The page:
Back before the recession began, people in India had big ideas for Indian cities. They had new vision plans and task forces and quick fixes for their problems. One of my main quibbles with this whole dialogue is that it is so unimaginative. When people talked about Indian cities becoming world class cities, they just meant that our cities would soon look like cities in other countries that were doing better than us economically. Mumbai was going to become Shanghai. Delhi was going to become Singapore. The high rise was seen as *the* marker of modernity, and the one-stop solution for congestion, sprawl, slums and lack of infrastructure. On websites like Skyscraper City, excited residents of the new urban India drove around and took photographs of high-rises and new looking buildings, glass covered buildings that had nothing to do with the local surroundings, the climate, existing architecture, the demographics, the availability of power.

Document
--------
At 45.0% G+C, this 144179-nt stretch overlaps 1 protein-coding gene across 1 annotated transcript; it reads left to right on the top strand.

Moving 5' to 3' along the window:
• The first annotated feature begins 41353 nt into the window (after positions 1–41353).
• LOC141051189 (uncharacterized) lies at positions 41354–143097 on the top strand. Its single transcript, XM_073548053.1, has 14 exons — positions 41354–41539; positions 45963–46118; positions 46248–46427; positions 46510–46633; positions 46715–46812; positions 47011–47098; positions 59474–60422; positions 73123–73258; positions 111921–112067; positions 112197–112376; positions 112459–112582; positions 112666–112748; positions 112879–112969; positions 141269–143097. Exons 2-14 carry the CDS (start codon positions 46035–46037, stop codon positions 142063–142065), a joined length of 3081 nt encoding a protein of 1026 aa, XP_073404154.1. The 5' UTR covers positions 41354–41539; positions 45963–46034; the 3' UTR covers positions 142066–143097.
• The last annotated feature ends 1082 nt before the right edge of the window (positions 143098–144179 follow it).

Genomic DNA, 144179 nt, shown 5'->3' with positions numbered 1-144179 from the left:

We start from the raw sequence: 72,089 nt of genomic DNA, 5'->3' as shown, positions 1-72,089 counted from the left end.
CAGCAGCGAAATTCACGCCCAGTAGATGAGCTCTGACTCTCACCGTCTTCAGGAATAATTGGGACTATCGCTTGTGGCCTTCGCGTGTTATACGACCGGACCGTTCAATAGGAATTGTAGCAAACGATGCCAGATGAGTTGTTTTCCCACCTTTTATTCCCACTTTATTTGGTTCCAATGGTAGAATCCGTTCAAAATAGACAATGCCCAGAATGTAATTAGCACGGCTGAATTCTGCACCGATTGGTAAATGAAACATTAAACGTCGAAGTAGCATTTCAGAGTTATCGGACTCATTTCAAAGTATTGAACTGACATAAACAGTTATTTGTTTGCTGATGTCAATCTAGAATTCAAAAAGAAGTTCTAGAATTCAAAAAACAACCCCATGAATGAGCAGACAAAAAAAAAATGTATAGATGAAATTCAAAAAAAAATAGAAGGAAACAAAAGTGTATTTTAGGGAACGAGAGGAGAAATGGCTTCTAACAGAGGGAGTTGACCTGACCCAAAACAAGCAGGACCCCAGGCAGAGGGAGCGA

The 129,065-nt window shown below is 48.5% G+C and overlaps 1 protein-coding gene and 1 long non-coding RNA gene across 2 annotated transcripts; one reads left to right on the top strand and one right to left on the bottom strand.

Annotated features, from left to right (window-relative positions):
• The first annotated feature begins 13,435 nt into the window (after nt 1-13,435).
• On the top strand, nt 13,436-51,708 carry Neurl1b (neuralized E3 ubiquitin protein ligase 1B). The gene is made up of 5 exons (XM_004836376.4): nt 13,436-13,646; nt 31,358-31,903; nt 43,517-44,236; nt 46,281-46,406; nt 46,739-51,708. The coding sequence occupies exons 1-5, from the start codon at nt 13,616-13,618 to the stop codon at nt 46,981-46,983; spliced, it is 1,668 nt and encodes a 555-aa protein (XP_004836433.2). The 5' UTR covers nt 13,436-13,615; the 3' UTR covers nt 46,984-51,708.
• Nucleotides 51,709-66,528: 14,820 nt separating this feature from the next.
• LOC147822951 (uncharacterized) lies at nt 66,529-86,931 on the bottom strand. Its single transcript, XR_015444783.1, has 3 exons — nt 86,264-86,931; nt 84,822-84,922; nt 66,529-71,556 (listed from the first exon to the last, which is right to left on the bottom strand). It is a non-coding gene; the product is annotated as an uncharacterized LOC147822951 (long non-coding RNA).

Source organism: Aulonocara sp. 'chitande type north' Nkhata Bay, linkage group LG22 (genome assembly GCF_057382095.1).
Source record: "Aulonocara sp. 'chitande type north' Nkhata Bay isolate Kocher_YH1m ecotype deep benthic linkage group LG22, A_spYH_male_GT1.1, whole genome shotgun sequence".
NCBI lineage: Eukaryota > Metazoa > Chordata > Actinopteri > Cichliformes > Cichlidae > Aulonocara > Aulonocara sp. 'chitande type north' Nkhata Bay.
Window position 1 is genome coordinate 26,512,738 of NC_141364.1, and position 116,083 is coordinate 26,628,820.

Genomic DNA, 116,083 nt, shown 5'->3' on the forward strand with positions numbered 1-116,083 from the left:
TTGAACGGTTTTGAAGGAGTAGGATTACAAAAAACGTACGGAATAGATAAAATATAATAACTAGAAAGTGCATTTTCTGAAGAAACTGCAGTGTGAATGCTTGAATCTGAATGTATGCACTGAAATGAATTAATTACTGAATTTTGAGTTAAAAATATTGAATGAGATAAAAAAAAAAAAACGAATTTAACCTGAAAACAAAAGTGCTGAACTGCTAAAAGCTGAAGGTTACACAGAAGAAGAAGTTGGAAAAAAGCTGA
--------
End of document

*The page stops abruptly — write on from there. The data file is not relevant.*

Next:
This is why this paragraph from the report of the 1988 National Commission on Urbanization, a group led by the architect Charles Correa, stuck out when I was reading it, for its thoughtfulness and for the ability of the commission members to envision a city that actually builds upon what exists in India right now:
“Because the poor cannot afford expensive structures for housing, they would naturally construct low-rise buildings. If this becomes the basis of urban form, then we could move towards a low-rise, high density configuration of our cities – which would encourage self-help, incremental housing and reduce the high energy requirement endemic in high-rise buildings. What is more, because low-rise construction is labour-intensive, by designing cities in which the poor are equal partners, these cities would not only be pleasant to live in and far more economical to service, but would also have a built form which would generate much more employment just where it is most needed viz. among the semi-skilled and unskilled migrants who are moving to the urban centres.”